A couple weeks ago, we reported that Steve Jobs had quietly stepped out from behind the shadows to send one of his brief, seemingly random email responses to a customer inquiry about whether or not the company would continue "supporting/updating the iPhone 2G in the Future".

Jobs' answer, in case you hadn't heard, was a quick "Sorry, no", and we were left wondering how many people this might affect. According to an article today in Apple Insider, it could be more than you might have first thought.

According to the article, the number of first-generation iPhones out there that are still in use accounts for a very small percent, but apparently there are a lot of iPhones out there. And before we go any further, let's just note that the iPhone first generation, the "1G" and the "2G" are all synonymous.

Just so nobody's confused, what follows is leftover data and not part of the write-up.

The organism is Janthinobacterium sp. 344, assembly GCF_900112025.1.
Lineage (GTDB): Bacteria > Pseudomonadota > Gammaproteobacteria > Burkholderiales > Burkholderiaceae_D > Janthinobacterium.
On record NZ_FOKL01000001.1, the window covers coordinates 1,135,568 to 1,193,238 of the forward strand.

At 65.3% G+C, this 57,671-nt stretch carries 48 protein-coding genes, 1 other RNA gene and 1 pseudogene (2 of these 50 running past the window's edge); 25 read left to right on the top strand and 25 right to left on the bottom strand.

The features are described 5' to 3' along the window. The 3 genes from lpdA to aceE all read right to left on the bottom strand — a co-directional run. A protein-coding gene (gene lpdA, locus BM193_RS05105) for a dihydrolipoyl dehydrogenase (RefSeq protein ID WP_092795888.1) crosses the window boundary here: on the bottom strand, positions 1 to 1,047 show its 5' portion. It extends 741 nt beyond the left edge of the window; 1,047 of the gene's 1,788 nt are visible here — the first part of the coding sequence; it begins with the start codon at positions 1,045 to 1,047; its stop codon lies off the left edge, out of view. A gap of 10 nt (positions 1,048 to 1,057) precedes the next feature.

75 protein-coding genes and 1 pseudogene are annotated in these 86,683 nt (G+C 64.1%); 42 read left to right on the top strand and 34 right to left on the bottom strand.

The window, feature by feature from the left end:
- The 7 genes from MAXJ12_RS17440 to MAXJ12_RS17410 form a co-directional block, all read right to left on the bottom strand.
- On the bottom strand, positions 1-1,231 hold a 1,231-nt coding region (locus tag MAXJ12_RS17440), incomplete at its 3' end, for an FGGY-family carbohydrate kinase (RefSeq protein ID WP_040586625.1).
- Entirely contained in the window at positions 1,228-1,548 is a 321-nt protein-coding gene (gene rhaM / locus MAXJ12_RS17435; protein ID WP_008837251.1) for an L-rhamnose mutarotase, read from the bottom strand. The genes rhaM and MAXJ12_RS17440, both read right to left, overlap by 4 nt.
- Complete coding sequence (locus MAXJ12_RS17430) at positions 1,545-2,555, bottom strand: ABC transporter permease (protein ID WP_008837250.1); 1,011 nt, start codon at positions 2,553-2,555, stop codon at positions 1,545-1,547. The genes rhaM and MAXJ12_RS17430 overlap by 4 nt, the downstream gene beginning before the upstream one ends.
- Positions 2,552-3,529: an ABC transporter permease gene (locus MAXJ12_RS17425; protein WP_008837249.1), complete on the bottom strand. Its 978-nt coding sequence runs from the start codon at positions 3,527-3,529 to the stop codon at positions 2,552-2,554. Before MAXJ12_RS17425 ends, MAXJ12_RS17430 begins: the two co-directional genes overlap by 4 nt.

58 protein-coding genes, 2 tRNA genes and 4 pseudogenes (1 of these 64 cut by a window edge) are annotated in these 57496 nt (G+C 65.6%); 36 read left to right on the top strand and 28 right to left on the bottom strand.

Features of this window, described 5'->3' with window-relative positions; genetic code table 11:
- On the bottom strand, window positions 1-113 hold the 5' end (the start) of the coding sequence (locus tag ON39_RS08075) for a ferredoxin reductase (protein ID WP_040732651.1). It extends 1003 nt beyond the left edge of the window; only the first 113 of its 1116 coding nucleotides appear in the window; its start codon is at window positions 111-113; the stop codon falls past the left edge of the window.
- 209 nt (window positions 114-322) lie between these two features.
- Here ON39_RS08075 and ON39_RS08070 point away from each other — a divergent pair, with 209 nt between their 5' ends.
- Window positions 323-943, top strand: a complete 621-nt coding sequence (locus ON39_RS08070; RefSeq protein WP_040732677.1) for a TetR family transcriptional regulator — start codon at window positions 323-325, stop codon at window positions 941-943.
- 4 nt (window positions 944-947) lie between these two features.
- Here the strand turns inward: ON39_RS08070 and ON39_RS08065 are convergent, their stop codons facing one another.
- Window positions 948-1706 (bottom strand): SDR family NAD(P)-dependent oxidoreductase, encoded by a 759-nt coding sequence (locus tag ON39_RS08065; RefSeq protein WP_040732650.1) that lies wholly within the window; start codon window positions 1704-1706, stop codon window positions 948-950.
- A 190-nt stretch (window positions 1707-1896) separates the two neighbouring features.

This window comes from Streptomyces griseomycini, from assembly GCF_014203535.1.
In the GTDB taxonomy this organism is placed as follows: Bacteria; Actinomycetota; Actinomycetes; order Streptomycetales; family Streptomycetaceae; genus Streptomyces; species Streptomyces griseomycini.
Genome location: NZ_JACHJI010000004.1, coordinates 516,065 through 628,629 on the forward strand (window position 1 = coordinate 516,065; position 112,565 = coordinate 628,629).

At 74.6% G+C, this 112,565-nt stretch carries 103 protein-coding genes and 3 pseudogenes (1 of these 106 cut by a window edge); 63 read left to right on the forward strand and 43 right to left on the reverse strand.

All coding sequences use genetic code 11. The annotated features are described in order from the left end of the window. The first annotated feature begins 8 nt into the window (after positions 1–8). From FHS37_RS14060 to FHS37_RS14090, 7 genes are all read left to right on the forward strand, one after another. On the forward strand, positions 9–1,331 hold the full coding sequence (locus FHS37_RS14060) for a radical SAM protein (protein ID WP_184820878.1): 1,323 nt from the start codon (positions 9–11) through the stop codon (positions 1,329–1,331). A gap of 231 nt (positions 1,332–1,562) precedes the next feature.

Just 2 percent of all iPhone OS handsets still in use are Apple's first-generation iPhone, but a new calculation estimates that amounts to nearly 30 percent of the 6.1 million iPhones sold between June 2007 and July 2008.

That means that there are nearly 2 million iPhone 2Gs still out there, in the wild and in use, that will soon be unsupported. While we wouldn't expect Apple to continue releasing full OS updates for these phones, we would hope they would continue basic support for their customers.

The calculations come from Philip Elmer-DeWitt with CNN Money, who says that, "If 7% of those iPhone 1Gs are driving 2% of AdMob's Apple traffic, that suggests that nearly one in three is still ticking -- and visiting the Web."

The data comes from advertising firm AdMob's monthly report, which shows that the iPhone 3GS has become the dominant device among iPhones and iPod Touches.